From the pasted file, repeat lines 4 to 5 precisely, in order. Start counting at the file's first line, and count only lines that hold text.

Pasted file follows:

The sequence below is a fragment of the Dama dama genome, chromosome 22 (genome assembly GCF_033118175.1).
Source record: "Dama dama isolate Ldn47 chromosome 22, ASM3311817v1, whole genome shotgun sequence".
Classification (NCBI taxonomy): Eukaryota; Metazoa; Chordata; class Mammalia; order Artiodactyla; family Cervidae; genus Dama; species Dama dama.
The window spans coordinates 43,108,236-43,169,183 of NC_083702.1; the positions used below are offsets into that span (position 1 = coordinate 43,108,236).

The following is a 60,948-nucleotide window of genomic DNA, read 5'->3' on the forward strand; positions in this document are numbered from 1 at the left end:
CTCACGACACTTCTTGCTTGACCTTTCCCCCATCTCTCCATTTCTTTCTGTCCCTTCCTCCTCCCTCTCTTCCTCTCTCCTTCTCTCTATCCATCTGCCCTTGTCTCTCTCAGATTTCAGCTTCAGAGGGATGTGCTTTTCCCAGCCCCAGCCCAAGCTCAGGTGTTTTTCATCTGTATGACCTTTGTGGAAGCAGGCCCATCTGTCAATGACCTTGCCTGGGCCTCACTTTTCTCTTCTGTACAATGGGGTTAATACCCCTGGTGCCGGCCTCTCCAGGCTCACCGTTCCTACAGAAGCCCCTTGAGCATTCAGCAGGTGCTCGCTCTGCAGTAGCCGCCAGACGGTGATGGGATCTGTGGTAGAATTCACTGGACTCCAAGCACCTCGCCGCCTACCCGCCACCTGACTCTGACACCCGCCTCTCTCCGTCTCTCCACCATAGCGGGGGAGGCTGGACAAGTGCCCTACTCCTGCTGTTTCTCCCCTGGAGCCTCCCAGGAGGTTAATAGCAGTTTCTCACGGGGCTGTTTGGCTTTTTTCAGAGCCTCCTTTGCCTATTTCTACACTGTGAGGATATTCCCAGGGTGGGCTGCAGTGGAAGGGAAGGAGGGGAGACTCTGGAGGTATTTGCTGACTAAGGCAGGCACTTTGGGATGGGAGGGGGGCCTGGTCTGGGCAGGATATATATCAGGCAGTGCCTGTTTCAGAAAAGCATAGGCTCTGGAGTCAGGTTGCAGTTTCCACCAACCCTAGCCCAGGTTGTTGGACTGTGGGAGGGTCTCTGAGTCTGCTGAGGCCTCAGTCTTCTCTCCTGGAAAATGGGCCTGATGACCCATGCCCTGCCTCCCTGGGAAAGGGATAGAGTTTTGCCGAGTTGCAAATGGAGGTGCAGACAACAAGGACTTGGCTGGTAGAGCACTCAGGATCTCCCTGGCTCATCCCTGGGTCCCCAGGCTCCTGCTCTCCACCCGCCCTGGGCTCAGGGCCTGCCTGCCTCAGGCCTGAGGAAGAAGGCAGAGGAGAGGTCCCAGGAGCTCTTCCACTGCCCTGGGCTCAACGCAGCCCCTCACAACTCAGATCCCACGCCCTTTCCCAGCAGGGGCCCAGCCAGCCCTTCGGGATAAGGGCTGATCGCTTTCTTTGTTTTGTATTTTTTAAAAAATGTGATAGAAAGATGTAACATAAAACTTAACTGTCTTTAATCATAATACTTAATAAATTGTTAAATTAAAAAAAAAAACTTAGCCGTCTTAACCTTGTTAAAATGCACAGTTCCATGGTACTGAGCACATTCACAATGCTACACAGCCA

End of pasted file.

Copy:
The window spans coordinates 43,108,236-43,169,183 of NC_083702.1; the positions used below are offsets into that span (position 1 = coordinate 43,108,236).

The following is a 60,948-nucleotide window of genomic DNA, read 5'->3' on the forward strand; positions in this document are numbered from 1 at the left end: